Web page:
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Ethereum Gas Fees Plunge to Lowest Levels Since March 2020

For months, Ethereum has been plagued with ridicule after its network fees surged rapidly. This was justified, as the network became overly expensive, congested, and unrealistic to use.
In a recent report published by crypto market research firm Coin Metrics, they’ve confirmed that the average price of gas on the Ethereum blockchain is at its lowest point since March 2020.
While the average gas price was regularly between 150 and 200, it has been between 15 and 30 GWEI since the end of May.
While many will assume that the Ethereum Gas decline is a consequence of the price crash, we can see the gas fees started to move in a downtrend many weeks before the crash.
Declining network congestion reason for low Ethereum gas prices.
The classic market principle of supply and demand also applies to the Ethereum Gas price. ETH is currently struggling with little demand, which strongly affects price development. At the end of April, the gas limit was raised from 12.5 million to 15 million GWEI per block.
This allows more transactions to be processed in each block, causing the statistical demand value to drop. But falling demand is not the only reason for the current record low.
The Ethereum Gas pricing mechanics work on pay more, pay the first basis. The more GWEI you are willing to give away, the more incentive you give the miners to process your transaction faster. So-called arbitrage bots voluntarily pay more gas to push their decentralized exchange transactions through as quickly as possible. However, these transactions are now moved to a parallel chain on the Ethereum blockchain. This circumstance is also leading to falling gas prices.
However, Ethereum gas prices are unlikely to remain at such a low level permanently. Experts assume that gas prices will rise again with the “London” update on August 4th.
At a glance: What is Ethereum Gas?
Gas is a “fuel” on the Ethereum blockchain, just like in real life. All transactions, or rather the fees incurred in the process, are paid for with gas. Users are free to decide whether they want to pay more to have their transactions validated faster voluntarily.
A higher gas price offers an incentive to prioritize the transactions for the miners who mine the blocks. However, if you set a meager gas price for your own transaction, it can sometimes happen that a transaction gets stuck because no one will validate it.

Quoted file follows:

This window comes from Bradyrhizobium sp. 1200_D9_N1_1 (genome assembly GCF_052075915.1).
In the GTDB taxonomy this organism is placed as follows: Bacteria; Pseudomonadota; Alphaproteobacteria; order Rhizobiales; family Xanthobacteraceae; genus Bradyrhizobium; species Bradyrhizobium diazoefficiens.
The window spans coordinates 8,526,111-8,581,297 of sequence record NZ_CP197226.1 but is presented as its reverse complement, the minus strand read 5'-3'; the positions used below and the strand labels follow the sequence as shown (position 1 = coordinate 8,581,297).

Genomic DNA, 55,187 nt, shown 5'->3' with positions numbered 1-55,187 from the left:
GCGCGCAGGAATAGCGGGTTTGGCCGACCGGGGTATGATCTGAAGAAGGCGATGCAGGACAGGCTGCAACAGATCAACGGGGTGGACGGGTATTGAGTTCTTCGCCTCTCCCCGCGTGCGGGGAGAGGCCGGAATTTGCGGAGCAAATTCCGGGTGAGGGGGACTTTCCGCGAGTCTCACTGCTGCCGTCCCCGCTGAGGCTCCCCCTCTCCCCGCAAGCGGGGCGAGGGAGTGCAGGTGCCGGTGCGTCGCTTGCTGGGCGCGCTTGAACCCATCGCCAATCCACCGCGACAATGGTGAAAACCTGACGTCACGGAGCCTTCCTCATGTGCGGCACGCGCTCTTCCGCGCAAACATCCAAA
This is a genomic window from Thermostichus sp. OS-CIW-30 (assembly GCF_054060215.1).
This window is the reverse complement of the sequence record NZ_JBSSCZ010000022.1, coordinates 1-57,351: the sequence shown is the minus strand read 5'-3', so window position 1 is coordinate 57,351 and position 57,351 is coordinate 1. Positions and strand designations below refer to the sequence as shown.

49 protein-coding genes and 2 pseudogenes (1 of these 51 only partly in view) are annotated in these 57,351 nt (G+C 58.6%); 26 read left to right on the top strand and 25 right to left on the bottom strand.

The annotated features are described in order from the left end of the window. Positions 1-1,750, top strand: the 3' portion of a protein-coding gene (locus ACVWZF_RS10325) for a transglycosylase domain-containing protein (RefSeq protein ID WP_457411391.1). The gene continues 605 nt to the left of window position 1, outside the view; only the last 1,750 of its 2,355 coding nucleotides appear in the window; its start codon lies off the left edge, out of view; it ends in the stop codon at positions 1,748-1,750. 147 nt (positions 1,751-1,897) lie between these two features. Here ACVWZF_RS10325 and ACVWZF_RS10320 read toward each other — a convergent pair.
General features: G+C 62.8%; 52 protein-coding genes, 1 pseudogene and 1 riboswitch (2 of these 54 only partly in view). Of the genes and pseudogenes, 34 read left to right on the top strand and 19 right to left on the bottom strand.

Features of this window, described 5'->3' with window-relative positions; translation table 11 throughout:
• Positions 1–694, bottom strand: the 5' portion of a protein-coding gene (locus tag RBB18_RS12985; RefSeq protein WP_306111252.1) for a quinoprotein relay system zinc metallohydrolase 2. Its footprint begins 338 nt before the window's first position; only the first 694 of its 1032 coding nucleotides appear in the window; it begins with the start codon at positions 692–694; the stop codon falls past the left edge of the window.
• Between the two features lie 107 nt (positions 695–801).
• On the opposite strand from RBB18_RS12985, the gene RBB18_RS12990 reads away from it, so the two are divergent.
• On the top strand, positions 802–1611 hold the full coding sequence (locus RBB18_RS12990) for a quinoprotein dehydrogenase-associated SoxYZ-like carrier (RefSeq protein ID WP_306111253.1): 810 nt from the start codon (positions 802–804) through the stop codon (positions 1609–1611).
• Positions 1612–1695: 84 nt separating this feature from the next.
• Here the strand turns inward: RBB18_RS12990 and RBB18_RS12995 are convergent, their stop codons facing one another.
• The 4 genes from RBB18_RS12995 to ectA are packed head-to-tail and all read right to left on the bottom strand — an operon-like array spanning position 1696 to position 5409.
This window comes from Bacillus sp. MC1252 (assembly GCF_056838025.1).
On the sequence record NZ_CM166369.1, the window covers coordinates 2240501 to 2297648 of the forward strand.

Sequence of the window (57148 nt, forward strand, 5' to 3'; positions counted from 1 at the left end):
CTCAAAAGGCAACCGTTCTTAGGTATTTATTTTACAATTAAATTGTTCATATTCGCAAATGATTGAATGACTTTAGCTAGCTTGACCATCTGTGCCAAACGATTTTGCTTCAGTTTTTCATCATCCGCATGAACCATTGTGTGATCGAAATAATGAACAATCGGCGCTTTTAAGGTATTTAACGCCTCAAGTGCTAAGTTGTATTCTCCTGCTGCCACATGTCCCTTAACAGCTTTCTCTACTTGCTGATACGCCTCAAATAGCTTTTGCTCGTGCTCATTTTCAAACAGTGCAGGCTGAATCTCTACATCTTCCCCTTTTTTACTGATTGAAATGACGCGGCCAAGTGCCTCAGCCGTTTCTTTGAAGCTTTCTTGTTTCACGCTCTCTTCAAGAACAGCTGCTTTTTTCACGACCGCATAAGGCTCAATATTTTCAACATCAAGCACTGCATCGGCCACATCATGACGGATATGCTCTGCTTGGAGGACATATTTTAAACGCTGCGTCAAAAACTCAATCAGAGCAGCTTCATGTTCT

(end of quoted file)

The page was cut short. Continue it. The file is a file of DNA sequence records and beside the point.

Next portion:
The gas is paid in GWEI. GWEI is the smallest unit of Ether. One ETH consists of 1,000,000,000 GWEI. So with the current gas prices, miners are trying to get rid of the transactions that offer a higher gas price if possible.
The gas pricing mechanism is essential to the Ethereum blockchain as it ensures that fees are calculated fairly.
Ethereum continues to slide
It is not only gas prices that are currently at a rather low level. The Ethereum price continues to degrade after the big crash of early May. From an all-time high of over 4,000 to under 1,800 US dollars, the price has fallen in the last month. The recent upward correction failed to establish itself. In the last week, Ether depreciated by over ten percent and is currently hovering at 2,114 US dollars, as data from CoinMarketCap shows.
In any case, the gas price developments are not a good sign for positive forecasts for the ETH course. Technical chart analysts see the $2,400 mark as an indicator for a wide bear wave.
Conclusion: Ethereum is currently giving little gas
Falling demand among investors who want to buy Ethereum makes for attractive gas prices, but at the same time means a not-so-positive development for the Ethereum price.
Currently, it is to wait and watch the indicators. The more support zones Ether leaves behind, the more likely a further downtrend is.
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